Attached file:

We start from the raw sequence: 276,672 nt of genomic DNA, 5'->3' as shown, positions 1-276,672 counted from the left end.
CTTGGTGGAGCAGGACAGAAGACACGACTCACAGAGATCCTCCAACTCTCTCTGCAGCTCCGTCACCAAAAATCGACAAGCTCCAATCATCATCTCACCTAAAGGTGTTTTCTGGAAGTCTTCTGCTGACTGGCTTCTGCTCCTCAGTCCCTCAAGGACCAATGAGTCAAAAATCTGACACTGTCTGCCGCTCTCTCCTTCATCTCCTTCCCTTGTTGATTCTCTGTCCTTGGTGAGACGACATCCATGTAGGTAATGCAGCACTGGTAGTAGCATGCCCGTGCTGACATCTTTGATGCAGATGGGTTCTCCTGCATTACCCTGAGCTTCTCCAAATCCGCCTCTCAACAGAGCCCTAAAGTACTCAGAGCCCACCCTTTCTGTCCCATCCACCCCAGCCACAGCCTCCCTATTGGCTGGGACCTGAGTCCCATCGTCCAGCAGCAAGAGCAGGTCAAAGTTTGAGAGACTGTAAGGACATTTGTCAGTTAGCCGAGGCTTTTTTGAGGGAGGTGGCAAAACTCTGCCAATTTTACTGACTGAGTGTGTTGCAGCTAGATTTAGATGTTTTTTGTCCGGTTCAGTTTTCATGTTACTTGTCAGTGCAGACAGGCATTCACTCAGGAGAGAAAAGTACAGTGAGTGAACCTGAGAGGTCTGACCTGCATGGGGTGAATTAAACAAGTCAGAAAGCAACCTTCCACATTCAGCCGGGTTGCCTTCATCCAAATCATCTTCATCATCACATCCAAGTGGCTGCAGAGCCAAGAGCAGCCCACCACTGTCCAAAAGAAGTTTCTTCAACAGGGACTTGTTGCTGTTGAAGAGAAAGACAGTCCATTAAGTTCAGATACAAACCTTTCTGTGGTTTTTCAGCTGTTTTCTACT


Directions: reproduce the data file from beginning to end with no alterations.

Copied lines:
We start from the raw sequence: 276,672 nt of genomic DNA, 5'->3' as shown, positions 1-276,672 counted from the left end.
CTTGGTGGAGCAGGACAGAAGACACGACTCACAGAGATCCTCCAACTCTCTCTGCAGCTCCGTCACCAAAAATCGACAAGCTCCAATCATCATCTCACCTAAAGGTGTTTTCTGGAAGTCTTCTGCTGACTGGCTTCTGCTCCTCAGTCCCTCAAGGACCAATGAGTCAAAAATCTGACACTGTCTGCCGCTCTCTCCTTCATCTCCTTCCCTTGTTGATTCTCTGTCCTTGGTGAGACGACATCCATGTAGGTAATGCAGCACTGGTAGTAGCATGCCCGTGCTGACATCTTTGATGCAGATGGGTTCTCCTGCATTACCCTGAGCTTCTCCAAATCCGCCTCTCAACAGAGCCCTAAAGTACTCAGAGCCCACCCTTTCTGTCCCATCCACCCCAGCCACAGCCTCCCTATTGGCTGGGACCTGAGTCCCATCGTCCAGCAGCAAGAGCAGGTCAAAGTTTGAGAGACTGTAAGGACATTTGTCAGTTAGCCGAGGCTTTTTTGAGGGAGGTGGCAAAACTCTGCCAATTTTACTGACTGAGTGTGTTGCAGCTAGATTTAGATGTTTTTTGTCCGGTTCAGTTTTCATGTTACTTGTCAGTGCAGACAGGCATTCACTCAGGAGAGAAAAGTACAGTGAGTGAACCTGAGAGGTCTGACCTGCATGGGGTGAATTAAACAAGTCAGAAAGCAACCTTCCACATTCAGCCGGGTTGCCTTCATCCAAATCATCTTCATCATCACATCCAAGTGGCTGCAGAGCCAAGAGCAGCCCACCACTGTCCAAAAGAAGTTTCTTCAACAGGGACTTGTTGCTGTTGAAGAGAAAGACAGTCCATTAAGTTCAGATACAAACCTTTCTGTGGTTTTTCAGCTGTTTTCTACT